“Some employees connect to work and workplaces in novel ways,” said the RPA overview of the work end of things, “while spaces to work, love and play are being joined, reconfigured and required to meet the needs of a changing economy and workforce.” Long known as a fierce opponent of suburban sprawl (“spread city”), RPA reasons that downtowns and other concentrations of infrastructure in the New York metro area will continue to play a vital role “because both the nature of work is changing and the region has settled into a pattern of distributed growth that is unlikely to be reversed.”
The cost of housing is increasing everywhere, but more in the RPA region than most other places. According to RPA, 45 percent of young New Yorkers who want to move prefer an urban area to a suburban one.
RPA categorizes its “downtowns” mostly by density: regional centers (like Newark), large downtowns (like White Plains), mid-size downtowns (Oyster Bay), small downtowns (New Paltz), and finally corridor downtowns (Route 7, Connecticut). All these clusterings provide economic opportunities, some enjoying greater success than others.
Within the RPA ambit, it might be useful to consider individual downtowns not only as economically balanced communities in their own right but the way guild towns were perceived in medieval times — that is, as specialized parts of a larger universe retaining their own unique character within a single interconnected marketplace. Think of the possibilities: New Paltz could specialize as a college town and engineering lab, say, Kingston as a tech and foodie center, Woodstock as an arts and music colony, Saugerties as a manufacturing hub and recreation site. And so on.
Due to higher population and especially higher rates of inbound commutation, New York City added about a million people to its labor force in the past 21 years (from 3,258,000 in February 1996 to 4,251,000 in February 2016). According to “Why do cities grow: Local growth and aggregate growth?” by Chang-Tai Hsieh and Enrico Moretti, three cities with the strongest rate of growth of gross domestic product, New York City, San Francisco and San Jose, contributed far less to aggregate growth than would have been expected. Why?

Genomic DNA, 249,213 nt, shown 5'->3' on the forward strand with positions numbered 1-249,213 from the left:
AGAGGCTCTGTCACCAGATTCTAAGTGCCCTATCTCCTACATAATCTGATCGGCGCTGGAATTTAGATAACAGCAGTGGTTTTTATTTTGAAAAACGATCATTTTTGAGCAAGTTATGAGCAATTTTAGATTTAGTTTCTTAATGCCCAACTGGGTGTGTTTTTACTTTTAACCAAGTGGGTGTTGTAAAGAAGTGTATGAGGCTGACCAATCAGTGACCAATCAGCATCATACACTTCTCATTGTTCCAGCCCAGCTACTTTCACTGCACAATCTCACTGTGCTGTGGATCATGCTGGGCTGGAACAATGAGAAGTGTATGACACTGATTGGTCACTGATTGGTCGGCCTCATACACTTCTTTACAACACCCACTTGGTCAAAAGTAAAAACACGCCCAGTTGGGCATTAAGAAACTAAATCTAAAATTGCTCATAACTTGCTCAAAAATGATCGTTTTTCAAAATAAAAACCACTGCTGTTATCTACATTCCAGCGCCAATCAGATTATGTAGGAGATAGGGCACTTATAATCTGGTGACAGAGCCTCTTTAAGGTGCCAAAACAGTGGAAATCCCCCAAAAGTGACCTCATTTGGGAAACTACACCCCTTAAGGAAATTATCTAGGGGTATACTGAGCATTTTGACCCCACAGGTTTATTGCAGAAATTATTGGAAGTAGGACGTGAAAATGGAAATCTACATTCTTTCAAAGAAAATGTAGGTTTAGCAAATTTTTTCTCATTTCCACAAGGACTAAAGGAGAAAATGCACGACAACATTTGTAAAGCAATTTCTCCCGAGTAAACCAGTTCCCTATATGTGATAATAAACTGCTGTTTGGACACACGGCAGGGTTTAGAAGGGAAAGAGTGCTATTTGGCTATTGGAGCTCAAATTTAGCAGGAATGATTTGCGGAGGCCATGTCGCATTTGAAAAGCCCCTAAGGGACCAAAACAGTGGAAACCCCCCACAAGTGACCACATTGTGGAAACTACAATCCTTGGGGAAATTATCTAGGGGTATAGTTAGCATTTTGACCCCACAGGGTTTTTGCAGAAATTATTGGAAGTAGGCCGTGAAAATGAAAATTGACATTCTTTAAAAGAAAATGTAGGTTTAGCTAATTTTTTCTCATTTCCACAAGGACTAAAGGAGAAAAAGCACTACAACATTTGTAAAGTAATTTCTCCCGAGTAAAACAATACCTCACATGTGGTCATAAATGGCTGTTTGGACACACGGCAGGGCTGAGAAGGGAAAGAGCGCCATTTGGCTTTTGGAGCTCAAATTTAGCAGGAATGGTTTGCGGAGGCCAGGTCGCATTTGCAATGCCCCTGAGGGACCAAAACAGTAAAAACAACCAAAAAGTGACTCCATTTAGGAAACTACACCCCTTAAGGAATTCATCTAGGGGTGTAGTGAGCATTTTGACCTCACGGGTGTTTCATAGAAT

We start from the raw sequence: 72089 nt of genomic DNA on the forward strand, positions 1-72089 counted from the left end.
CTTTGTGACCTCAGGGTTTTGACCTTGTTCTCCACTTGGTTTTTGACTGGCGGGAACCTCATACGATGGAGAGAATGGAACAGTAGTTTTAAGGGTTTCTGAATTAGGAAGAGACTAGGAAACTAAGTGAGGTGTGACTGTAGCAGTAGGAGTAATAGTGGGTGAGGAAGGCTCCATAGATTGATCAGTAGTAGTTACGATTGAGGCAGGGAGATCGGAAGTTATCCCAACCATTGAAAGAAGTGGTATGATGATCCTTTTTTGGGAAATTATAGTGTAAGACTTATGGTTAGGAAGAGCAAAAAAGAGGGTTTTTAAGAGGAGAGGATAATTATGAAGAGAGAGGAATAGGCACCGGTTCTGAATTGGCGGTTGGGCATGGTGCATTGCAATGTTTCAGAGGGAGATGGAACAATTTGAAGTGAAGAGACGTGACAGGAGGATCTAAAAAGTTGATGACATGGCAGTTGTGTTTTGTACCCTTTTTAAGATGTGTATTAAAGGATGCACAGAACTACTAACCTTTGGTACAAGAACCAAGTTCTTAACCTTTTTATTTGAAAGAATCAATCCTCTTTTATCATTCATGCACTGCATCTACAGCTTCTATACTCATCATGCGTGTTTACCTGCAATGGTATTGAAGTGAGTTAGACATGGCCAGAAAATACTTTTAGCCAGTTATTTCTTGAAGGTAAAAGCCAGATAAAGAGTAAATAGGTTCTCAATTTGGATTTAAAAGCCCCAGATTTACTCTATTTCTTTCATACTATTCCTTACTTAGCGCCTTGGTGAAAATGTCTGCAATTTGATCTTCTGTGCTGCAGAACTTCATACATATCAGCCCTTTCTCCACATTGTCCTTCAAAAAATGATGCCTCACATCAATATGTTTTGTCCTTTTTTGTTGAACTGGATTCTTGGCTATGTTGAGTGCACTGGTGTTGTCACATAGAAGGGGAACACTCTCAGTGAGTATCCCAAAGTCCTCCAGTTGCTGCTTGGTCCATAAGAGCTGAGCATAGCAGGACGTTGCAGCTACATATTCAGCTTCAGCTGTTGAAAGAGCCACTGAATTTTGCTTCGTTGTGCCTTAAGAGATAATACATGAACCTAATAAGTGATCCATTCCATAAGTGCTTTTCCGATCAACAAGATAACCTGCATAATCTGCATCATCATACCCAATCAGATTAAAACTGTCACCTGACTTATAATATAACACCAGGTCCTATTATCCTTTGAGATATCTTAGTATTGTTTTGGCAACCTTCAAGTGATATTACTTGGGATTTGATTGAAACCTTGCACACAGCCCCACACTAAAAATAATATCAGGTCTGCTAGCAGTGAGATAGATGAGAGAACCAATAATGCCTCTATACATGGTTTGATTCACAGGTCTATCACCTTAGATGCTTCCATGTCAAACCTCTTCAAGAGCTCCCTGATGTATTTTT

In economists’ language, the reason was because “A main impediment to a more efficient spatial allocation of labor are housing supply constraints.” Translated into English, that means that housing costs were so high that workers either had to commute or pay rents or mortgages sufficiently onerous significantly to cancel out their higher wages.
“Removing constraint to housing supply in cities like San Francisco and New York would allow more workers to move there and take advantage of their higher productivity,” the authors write. Lowering land-use regulation would increase output, and so would increasing housing supply by other methods.
Of course, these remedies are unlikely to happen. Instead, New York City has had to depend primarily on commutation to meet its labor needs. The census statistics show an increasing number of commuters to New York City from the upper Hudson Valley, where a generation ago more workers worked in the counties in which they lived. Now a greater number commute to work outside their home county.
Another possibility exists. What if the work rather than the workers commuted? That’s the meaning of “some employees connecting to work and workplaces in novel ways,” in RPA’s phrase.
The phrase “reverse commuters” is used to describe people living in the city but working outside it. What of the people who live and work outside the city but whose work is obtained in the city? Or the people who go in one or two days a week. Are they “reverse workers”?
Talk with the young people from New York City who are considering a move up to the Hudson Valley. Housing is very expensive in Gotham, they will tell you, and you don’t get much for your money. And unless you have a lot of money it’s no place to raise a family.
Though Gotham continues to be an exciting place with lots of attractions, the slower pace and more attractive environment of exurbia has its virtues, too. People always seem to be looking for the best of both worlds.